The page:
A U.S. health agency is speeding up clinical trials of a possible vaccine against the deadly Ebola virus that so far has killed more than 1,500 people in West Africa. If successful, the next step would be a larger trial in countries where the outbreak is occurring. VOA's Carol Pearson has more.
Video

Video Survivors Commemorate 70th Anniversary of Nazi Liquidation of Jewish Ghetto

When the German Nazi army occupied the Polish city of Lodz in 1939, it marked the beginning of a long nightmare for the Jewish community that once made up one third of the population. Roughly 200,000 people were forced into the Lodz Ghetto. Less than 7,000 survived. As VOA’s Kane Farabaugh reports, some survivors gathered at the Union League Club in Chicago on the 70th anniversary of the liquidation of the Lodz Ghetto to remember those who suffered at the hands of the Nazi regime.
Video

Video Cost to Raise Child in US Continues to Rise

The cost of raising a child in the United States continues to rise. In its latest annual report, the U.S. Department of Agriculture says middle income families with a child born in 2013 can expect to spend more than $240,000 before that child turns 18. And sending that child to college more than doubles that amount. VOA’s Deborah Block visited with a couple with one child in Alexandria, Virginia, to learn if the report reflects their lifestyle.
Video

Video Chaotic Afghan Vote Recount Threatens Nation’s Future

Afghanistan’s troubled presidential election continues to be rocked by turmoil as an audit of the ballots drags on. The U.N. says the recount will not be completed before September 10. Observers say repeated disputes and delays are threatening the orderly transfer of power and could have dangerous consequences. VOA correspondent Meredith Buel reports.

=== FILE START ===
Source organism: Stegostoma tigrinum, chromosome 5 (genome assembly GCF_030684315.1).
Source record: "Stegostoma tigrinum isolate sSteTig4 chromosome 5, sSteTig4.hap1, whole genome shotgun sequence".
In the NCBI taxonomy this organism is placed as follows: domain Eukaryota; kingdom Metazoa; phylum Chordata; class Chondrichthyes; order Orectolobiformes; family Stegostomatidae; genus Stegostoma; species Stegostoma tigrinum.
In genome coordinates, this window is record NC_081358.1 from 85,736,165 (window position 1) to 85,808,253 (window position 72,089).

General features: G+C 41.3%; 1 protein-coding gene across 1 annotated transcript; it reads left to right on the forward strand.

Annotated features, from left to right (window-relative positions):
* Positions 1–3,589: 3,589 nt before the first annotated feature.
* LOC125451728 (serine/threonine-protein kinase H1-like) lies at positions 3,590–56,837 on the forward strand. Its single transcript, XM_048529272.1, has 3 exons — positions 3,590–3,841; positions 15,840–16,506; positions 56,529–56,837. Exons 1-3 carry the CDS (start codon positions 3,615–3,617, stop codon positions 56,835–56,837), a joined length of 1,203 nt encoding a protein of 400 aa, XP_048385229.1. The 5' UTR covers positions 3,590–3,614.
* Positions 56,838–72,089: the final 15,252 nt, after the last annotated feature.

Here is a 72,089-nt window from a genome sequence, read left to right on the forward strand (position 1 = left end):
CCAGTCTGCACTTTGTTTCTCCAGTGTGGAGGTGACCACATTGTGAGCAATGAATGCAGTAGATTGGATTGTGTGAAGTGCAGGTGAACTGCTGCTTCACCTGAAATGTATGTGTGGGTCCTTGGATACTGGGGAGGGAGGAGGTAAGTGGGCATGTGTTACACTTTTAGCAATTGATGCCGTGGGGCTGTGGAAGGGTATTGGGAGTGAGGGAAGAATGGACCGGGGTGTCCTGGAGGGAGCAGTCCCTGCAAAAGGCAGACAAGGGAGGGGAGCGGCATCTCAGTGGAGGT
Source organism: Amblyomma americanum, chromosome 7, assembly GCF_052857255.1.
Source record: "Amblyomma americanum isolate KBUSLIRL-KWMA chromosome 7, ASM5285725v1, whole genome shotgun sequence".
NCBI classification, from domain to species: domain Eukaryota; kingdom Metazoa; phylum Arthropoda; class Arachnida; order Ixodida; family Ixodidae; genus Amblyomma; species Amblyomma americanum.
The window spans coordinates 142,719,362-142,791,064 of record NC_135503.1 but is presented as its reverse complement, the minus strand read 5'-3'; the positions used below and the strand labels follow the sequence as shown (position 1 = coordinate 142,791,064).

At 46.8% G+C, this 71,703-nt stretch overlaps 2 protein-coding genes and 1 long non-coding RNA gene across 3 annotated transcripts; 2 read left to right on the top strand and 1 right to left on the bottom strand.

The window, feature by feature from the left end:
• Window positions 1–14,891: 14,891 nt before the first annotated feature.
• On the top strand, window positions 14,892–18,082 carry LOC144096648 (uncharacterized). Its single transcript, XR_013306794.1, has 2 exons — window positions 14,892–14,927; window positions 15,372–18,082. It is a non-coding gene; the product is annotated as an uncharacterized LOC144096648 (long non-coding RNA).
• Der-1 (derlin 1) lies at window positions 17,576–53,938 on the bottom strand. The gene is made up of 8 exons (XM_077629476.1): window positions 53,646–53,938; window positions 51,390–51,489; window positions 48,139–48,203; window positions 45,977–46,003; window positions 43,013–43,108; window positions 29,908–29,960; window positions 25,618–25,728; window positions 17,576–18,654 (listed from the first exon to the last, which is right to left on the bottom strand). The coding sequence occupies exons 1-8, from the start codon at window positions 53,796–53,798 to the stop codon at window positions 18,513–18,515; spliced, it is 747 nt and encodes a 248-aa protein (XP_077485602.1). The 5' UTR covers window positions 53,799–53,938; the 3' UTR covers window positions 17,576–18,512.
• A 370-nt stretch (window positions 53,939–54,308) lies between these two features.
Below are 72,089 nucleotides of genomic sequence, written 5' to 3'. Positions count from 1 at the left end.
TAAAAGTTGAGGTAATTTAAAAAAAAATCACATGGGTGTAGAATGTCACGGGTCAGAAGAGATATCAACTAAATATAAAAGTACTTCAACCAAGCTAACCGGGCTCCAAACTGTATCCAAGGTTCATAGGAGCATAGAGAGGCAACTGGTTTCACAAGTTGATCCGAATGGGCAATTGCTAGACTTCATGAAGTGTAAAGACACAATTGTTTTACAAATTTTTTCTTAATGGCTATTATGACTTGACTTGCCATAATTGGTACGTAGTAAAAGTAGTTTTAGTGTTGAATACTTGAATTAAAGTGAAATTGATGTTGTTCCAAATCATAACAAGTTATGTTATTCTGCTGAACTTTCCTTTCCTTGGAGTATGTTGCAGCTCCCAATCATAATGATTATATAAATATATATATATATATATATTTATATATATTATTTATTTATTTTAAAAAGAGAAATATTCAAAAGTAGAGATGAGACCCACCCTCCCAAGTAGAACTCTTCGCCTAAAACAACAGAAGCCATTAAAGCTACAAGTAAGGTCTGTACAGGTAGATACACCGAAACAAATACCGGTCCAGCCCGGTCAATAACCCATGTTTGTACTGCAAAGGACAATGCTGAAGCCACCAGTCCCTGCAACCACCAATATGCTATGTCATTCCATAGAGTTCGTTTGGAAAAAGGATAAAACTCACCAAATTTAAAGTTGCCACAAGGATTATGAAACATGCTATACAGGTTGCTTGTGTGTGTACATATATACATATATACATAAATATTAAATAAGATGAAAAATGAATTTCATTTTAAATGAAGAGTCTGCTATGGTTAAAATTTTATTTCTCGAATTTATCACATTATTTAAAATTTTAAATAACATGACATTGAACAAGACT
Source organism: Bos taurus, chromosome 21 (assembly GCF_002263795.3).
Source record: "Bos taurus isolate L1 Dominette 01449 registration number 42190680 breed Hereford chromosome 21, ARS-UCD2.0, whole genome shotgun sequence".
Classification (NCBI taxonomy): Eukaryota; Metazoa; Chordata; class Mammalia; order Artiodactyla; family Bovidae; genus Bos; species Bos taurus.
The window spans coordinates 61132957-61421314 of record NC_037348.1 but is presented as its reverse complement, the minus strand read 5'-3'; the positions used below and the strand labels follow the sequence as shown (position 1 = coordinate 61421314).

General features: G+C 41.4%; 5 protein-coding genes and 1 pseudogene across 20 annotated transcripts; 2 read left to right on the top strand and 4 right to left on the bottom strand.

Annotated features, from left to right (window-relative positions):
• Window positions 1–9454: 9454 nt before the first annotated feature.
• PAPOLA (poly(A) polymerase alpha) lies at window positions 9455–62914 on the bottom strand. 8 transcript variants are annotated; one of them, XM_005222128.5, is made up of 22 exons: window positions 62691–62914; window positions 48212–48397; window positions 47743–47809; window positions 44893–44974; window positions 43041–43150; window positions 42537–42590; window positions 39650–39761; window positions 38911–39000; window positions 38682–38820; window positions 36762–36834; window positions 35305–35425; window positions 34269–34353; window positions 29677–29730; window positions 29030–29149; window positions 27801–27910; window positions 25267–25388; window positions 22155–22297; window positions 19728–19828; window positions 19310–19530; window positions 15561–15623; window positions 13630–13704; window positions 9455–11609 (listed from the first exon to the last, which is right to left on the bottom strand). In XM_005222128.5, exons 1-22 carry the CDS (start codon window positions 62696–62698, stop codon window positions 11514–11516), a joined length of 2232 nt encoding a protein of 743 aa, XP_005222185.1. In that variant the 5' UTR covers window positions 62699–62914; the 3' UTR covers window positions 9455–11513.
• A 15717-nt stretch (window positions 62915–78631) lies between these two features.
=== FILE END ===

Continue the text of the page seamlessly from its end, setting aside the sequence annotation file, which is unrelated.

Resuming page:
Video

Video Ukraine Battles Pro-Russia Rebel Assault

After NATO concluded an emergency meeting to discuss the crisis in eastern Ukraine, the country is struggling to contain heavy fighting near the strategic port of Mariupol, on the Azov Sea. Separatist rebels are trying to capture the city, allegedly with Russian military help, and Ukraine's defense forces are digging in. VOA's Daniel Schearf spoke with analysts about what lies ahead for Ukraine.
Video

Video Growing Business Offers Paint with a Twist of Wine

Two New Orleans area women started a small business seven years ago with one thing in mind: to help their neighbors relieve the stress of coping with a hurricane's aftermath. Today their business, which pairs painting and a little bit of wine, has become one of the fastest growing franchises across the U.S. VOA’s June Soh met the entrepreneurs at their newest franchise location in the Washington suburbs.
Video

Video Ebola Vaccine Trials To Begin Next Week